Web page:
Q&A — Mana Hayashida: South’s iconic golf-her


by Sam McFarland & Cooper McFarland

photo courtesy of Legacy Studios

Mana Hayashida ’25 — Varsity golf team member

Q: How did you first become interested in the golf team?

A: My interest in golf stems from the fact that my grandparents on my father’s side are very big on golf, so I’ve always done it like recreationally. As a child growing up, there was one point where I was really into golf, but then I stopped playing for a while because I thought it was embarrassing to play as a girl. And then sophomore year in high school, I decided to start playing golf and that’s how I got my start on the high school golf team.

Q: What has your experience been like as the only girl?

A: Everyone’s very nice and friendly to me. I don’t feel excluded. I mean, there are times when it’s like, oh, it’s all guys, and I kind of like look back and [think], I’m the only girl. The only thing that gets to me a lot is the fact that I obviously can’t hit as far as the guys so it’s a little bit annoying having to you know, adjust to that.

Q: Have you encountered any misconceptions or stereotypes about girls in golf, ad how have you addressed them?

A: There’s this idea that we’re not as good. We obviously can’t physically hit it as far. I think a lot of people often equate how good you are at golf to how far you can hit it. But being good around the green, like your approach shots, are just equally as important. When you get to a certain level, that really differentiates who’s good and who’s better. Also, there’s a common misconception that a lot of the girls who do it are just doing it because they like dressing up in the outfits.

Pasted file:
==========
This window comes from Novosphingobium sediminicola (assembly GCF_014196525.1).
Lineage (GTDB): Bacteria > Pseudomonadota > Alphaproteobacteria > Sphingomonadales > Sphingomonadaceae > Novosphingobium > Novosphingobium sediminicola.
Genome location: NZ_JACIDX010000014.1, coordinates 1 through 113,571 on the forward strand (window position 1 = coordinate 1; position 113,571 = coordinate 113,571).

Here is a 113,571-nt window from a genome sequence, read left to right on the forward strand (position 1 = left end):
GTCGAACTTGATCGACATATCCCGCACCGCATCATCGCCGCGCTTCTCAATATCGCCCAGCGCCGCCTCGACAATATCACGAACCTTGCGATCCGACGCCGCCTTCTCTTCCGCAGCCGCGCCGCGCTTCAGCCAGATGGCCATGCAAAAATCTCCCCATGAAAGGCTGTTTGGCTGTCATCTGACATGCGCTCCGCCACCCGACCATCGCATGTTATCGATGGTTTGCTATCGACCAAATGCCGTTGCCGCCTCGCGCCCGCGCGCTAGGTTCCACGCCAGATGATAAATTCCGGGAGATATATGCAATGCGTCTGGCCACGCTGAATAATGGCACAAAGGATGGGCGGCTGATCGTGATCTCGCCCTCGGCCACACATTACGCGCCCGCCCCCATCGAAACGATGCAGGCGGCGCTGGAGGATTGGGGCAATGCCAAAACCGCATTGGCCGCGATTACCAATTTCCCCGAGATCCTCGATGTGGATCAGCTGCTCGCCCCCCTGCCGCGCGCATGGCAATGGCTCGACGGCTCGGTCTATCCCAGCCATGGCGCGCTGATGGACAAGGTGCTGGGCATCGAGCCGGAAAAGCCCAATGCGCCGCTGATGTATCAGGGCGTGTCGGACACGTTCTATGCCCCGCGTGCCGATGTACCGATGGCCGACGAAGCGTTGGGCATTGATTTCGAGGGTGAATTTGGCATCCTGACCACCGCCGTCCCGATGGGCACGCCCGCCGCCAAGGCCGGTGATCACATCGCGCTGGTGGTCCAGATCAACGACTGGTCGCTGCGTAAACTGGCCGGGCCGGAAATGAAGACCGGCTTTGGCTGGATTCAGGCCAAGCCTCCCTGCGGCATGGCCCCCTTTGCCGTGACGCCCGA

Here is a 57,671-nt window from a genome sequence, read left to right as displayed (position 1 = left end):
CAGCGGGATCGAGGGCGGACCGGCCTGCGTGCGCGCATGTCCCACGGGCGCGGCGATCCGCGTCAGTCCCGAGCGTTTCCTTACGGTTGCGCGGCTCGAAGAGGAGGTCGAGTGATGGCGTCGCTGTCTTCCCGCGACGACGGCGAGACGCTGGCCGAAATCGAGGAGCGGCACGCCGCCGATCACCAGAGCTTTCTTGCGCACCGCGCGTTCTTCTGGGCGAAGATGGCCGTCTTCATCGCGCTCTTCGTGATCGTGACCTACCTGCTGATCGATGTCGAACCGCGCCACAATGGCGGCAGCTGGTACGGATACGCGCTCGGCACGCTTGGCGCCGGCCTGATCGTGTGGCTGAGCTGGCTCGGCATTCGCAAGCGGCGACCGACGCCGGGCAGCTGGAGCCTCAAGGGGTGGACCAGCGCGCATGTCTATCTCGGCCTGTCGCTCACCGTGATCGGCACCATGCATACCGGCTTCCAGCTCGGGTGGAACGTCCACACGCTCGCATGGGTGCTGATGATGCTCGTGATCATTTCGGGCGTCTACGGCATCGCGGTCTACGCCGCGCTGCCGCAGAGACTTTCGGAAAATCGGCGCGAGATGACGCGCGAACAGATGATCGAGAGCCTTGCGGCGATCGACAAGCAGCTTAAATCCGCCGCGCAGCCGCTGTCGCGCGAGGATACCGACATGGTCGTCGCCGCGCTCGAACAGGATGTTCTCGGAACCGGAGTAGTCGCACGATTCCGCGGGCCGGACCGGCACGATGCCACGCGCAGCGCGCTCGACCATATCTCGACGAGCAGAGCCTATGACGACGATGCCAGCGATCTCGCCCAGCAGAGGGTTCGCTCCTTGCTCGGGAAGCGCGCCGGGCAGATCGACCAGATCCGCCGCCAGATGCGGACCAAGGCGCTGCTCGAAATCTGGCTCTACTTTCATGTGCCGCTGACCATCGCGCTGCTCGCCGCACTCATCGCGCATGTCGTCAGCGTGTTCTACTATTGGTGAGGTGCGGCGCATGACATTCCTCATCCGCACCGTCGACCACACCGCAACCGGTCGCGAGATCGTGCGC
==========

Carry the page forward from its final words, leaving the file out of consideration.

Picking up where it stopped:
Q: What can South do to encourage more girls to participate in golf?

A: This was something I saw last year, but when you register for the golf team, it just says boys golf. If you look at that, as a girl, you’re going to be like, ‘Oh it’s only a boy sport.’ I think they’ve changed it to say ‘girls and boys golf’, but I do think there needs to be more exposure to golf, whether it be through different programs, or just in wellness and stuff like that. But I understand that it’s an expensive sport, but I grew up just playin on public courses, and a lot of people don’t see how [affordable] it could be.

Justin Feinberg ’16 — Varsity golf team Assistant Coach

Q: What are your thoughts about Mana being the only girl on the golf team?

A: She fits in very well. I don’t see anybody acting or treating her any different because she is the only girl. She’s having a good season and she’s been helping us get some big points on certain matches. …She can play in the girls tournament in the spring as an individual, but for the fall, she plays with the boys. She’s another person on the tea, and we just treat her like that.

Q: Why do you think only one girl has joined the team?

A: I’m honestly not sure. We advertise the same to girls and boys, and we don’t make it sound like it’s an all boys team … There have been three of four girls on the team, so I’m really not sure why we’ve only had one girl try out, but we definitely enjoy having her on the team.

Q: What kind of energy does Mana add to the team? What makes her an interesting player?

A: As a golfer, she plays very simple golf. Some people [are] out of trouble when Mana makes a par. It’s usually fairway: green, two pots. Very simply, and that’s good. That’s the way she is. She hits it pretty straight, and usually doesn’t do anything too fancy and keeps it simple. She just she’s fairway green to pot sets, and that’s good.

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